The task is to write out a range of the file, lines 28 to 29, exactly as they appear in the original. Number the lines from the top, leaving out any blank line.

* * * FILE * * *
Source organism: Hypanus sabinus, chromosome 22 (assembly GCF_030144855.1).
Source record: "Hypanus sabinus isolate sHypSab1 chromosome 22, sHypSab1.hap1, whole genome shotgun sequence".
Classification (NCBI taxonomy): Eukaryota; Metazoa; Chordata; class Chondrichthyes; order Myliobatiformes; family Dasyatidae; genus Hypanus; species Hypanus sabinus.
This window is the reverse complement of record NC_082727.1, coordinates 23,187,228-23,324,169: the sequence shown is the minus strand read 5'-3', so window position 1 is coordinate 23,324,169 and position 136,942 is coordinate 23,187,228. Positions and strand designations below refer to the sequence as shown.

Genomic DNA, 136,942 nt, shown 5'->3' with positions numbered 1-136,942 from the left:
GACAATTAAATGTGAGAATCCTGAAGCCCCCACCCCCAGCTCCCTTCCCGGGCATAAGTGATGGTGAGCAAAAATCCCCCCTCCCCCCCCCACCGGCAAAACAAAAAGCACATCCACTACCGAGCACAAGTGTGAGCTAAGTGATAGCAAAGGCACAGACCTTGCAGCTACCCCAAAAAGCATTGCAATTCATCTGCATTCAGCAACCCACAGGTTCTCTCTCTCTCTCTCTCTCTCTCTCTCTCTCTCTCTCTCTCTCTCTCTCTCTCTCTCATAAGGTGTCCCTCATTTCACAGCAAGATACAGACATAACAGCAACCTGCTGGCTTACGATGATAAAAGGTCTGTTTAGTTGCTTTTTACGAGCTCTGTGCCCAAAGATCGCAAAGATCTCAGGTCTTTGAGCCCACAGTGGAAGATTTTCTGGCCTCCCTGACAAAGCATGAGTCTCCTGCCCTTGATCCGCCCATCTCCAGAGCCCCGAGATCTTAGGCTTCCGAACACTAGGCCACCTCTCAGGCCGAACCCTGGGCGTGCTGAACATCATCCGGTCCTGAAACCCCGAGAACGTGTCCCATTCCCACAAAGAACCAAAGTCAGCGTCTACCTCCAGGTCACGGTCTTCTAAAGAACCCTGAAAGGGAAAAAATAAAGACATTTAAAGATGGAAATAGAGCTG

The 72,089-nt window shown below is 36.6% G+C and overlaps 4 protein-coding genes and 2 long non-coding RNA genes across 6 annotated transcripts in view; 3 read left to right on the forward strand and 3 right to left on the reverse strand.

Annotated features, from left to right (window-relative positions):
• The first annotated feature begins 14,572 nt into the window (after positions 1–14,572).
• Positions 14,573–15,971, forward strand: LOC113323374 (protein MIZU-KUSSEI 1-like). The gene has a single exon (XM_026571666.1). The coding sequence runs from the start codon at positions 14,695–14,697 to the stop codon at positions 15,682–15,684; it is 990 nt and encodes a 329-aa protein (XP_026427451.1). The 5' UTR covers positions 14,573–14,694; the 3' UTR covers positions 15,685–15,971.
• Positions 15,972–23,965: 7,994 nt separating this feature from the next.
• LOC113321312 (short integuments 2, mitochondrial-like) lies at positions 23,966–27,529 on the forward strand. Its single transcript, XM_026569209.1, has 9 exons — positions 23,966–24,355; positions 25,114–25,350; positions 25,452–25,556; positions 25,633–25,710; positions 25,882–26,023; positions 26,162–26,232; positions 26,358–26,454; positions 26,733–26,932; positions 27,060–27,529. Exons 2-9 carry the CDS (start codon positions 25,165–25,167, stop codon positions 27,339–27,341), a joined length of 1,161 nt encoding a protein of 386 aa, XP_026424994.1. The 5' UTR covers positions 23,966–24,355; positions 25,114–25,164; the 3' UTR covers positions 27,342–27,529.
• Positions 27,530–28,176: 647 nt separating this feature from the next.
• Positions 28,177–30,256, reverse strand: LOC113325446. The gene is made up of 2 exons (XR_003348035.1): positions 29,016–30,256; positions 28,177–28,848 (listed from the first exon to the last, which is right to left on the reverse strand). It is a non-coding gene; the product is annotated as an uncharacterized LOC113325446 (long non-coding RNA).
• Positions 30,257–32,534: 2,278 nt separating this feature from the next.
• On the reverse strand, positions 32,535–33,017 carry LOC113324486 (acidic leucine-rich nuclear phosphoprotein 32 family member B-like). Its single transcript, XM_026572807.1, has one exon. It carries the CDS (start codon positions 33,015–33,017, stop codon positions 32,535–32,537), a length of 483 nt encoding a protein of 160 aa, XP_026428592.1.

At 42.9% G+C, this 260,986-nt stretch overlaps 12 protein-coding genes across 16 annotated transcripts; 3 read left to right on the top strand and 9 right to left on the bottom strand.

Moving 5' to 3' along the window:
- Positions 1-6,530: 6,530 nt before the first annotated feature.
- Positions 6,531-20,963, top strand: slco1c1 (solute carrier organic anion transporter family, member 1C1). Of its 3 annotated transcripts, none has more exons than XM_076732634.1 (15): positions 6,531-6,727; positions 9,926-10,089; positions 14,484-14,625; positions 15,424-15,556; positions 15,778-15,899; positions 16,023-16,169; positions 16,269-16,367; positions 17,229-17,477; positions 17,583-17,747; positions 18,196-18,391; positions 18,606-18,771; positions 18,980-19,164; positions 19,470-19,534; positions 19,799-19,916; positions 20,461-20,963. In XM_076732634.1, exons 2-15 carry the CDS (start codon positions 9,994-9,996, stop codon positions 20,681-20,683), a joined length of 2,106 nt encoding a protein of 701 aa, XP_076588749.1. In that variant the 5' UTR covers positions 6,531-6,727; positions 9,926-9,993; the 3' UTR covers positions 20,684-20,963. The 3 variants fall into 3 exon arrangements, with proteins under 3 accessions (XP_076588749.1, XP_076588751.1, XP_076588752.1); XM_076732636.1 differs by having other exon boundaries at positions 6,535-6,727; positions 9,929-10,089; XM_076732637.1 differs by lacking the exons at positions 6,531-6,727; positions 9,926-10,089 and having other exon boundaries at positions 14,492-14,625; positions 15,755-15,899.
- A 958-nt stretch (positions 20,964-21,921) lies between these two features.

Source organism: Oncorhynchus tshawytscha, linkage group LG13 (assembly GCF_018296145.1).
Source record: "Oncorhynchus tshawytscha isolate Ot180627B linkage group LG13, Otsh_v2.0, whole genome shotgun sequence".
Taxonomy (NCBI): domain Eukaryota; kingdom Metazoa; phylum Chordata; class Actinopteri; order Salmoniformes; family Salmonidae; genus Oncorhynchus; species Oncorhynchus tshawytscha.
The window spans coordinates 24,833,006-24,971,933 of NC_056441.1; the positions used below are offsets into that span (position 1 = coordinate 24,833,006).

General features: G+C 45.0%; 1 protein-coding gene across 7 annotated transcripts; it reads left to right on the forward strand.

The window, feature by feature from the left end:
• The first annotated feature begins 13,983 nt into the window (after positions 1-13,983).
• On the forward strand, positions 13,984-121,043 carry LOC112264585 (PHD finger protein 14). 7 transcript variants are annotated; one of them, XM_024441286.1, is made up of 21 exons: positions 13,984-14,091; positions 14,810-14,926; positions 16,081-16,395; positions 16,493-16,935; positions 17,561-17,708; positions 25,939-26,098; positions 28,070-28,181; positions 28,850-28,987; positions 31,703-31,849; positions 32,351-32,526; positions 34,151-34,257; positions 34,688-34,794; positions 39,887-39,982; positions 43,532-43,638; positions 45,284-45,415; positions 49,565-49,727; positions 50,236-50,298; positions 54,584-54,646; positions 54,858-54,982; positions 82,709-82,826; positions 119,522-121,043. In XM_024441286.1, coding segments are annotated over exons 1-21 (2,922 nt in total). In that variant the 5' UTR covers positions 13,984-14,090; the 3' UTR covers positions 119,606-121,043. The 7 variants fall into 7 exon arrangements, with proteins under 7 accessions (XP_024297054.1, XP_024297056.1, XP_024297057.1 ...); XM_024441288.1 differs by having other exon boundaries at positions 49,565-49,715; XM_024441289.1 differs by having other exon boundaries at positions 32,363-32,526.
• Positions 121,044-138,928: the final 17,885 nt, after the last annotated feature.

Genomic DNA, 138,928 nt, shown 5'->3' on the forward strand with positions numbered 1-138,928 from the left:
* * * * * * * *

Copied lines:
• The first annotated feature begins 13,983 nt into the window (after positions 1-13,983).
• On the forward strand, positions 13,984-121,043 carry LOC112264585 (PHD finger protein 14). 7 transcript variants are annotated; one of them, XM_024441286.1, is made up of 21 exons: positions 13,984-14,091; positions 14,810-14,926; positions 16,081-16,395; positions 16,493-16,935; positions 17,561-17,708; positions 25,939-26,098; positions 28,070-28,181; positions 28,850-28,987; positions 31,703-31,849; positions 32,351-32,526; positions 34,151-34,257; positions 34,688-34,794; positions 39,887-39,982; positions 43,532-43,638; positions 45,284-45,415; positions 49,565-49,727; positions 50,236-50,298; positions 54,584-54,646; positions 54,858-54,982; positions 82,709-82,826; positions 119,522-121,043. In XM_024441286.1, coding segments are annotated over exons 1-21 (2,922 nt in total). In that variant the 5' UTR covers positions 13,984-14,090; the 3' UTR covers positions 119,606-121,043. The 7 variants fall into 7 exon arrangements, with proteins under 7 accessions (XP_024297054.1, XP_024297056.1, XP_024297057.1 ...); XM_024441288.1 differs by having other exon boundaries at positions 49,565-49,715; XM_024441289.1 differs by having other exon boundaries at positions 32,363-32,526.